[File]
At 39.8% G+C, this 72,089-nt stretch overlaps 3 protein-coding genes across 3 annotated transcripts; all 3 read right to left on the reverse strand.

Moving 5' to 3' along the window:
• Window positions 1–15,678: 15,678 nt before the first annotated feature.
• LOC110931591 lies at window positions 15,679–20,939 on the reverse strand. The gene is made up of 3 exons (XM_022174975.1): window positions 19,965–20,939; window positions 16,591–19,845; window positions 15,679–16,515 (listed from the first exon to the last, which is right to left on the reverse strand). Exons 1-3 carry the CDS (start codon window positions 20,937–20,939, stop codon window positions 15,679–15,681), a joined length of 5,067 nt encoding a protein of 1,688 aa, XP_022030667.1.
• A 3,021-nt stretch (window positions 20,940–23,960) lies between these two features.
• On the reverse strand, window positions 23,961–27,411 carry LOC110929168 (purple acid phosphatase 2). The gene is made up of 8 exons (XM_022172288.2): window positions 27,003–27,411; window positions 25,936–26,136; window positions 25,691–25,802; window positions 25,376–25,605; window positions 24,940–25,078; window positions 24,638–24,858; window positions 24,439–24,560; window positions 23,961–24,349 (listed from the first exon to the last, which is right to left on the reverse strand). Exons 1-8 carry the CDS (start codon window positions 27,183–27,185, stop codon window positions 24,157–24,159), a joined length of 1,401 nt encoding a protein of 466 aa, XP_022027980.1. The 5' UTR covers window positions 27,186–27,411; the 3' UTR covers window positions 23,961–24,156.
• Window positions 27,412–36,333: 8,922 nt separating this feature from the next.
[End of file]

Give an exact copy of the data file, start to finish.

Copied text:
At 39.8% G+C, this 72,089-nt stretch overlaps 3 protein-coding genes across 3 annotated transcripts; all 3 read right to left on the reverse strand.

Moving 5' to 3' along the window:
• Window positions 1–15,678: 15,678 nt before the first annotated feature.
• LOC110931591 lies at window positions 15,679–20,939 on the reverse strand. The gene is made up of 3 exons (XM_022174975.1): window positions 19,965–20,939; window positions 16,591–19,845; window positions 15,679–16,515 (listed from the first exon to the last, which is right to left on the reverse strand). Exons 1-3 carry the CDS (start codon window positions 20,937–20,939, stop codon window positions 15,679–15,681), a joined length of 5,067 nt encoding a protein of 1,688 aa, XP_022030667.1.
• A 3,021-nt stretch (window positions 20,940–23,960) lies between these two features.
• On the reverse strand, window positions 23,961–27,411 carry LOC110929168 (purple acid phosphatase 2). The gene is made up of 8 exons (XM_022172288.2): window positions 27,003–27,411; window positions 25,936–26,136; window positions 25,691–25,802; window positions 25,376–25,605; window positions 24,940–25,078; window positions 24,638–24,858; window positions 24,439–24,560; window positions 23,961–24,349 (listed from the first exon to the last, which is right to left on the reverse strand). Exons 1-8 carry the CDS (start codon window positions 27,183–27,185, stop codon window positions 24,157–24,159), a joined length of 1,401 nt encoding a protein of 466 aa, XP_022027980.1. The 5' UTR covers window positions 27,186–27,411; the 3' UTR covers window positions 23,961–24,156.
• Window positions 27,412–36,333: 8,922 nt separating this feature from the next.